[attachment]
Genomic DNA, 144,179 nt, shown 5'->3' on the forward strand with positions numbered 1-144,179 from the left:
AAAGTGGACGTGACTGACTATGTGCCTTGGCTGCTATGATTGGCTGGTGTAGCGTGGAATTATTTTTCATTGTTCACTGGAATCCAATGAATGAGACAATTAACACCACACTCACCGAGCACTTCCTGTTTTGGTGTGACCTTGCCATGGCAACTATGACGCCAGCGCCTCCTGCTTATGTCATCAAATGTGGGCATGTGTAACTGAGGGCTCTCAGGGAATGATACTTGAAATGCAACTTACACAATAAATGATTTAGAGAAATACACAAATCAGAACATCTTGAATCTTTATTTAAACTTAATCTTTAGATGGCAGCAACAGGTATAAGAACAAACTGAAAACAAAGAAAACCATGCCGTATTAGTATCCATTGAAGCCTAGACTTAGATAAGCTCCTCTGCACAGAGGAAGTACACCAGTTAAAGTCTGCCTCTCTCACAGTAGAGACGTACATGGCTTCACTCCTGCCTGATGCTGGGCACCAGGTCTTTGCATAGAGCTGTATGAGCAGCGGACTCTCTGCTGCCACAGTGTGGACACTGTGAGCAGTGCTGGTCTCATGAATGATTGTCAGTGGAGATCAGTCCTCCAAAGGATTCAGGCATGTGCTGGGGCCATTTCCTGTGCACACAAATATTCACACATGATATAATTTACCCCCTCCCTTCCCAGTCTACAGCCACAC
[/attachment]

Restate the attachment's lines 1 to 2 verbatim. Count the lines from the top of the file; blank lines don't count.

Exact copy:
Genomic DNA, 144,179 nt, shown 5'->3' on the forward strand with positions numbered 1-144,179 from the left:
AAAGTGGACGTGACTGACTATGTGCCTTGGCTGCTATGATTGGCTGGTGTAGCGTGGAATTATTTTTCATTGTTCACTGGAATCCAATGAATGAGACAATTAACACCACACTCACCGAGCACTTCCTGTTTTGGTGTGACCTTGCCATGGCAACTATGACGCCAGCGCCTCCTGCTTATGTCATCAAATGTGGGCATGTGTAACTGAGGGCTCTCAGGGAATGATACTTGAAATGCAACTTACACAATAAATGATTTAGAGAAATACACAAATCAGAACATCTTGAATCTTTATTTAAACTTAATCTTTAGATGGCAGCAACAGGTATAAGAACAAACTGAAAACAAAGAAAACCATGCCGTATTAGTATCCATTGAAGCCTAGACTTAGATAAGCTCCTCTGCACAGAGGAAGTACACCAGTTAAAGTCTGCCTCTCTCACAGTAGAGACGTACATGGCTTCACTCCTGCCTGATGCTGGGCACCAGGTCTTTGCATAGAGCTGTATGAGCAGCGGACTCTCTGCTGCCACAGTGTGGACACTGTGAGCAGTGCTGGTCTCATGAATGATTGTCAGTGGAGATCAGTCCTCCAAAGGATTCAGGCATGTGCTGGGGCCATTTCCTGTGCACACAAATATTCACACATGATATAATTTACCCCCTCCCTTCCCAGTCTACAGCCACAC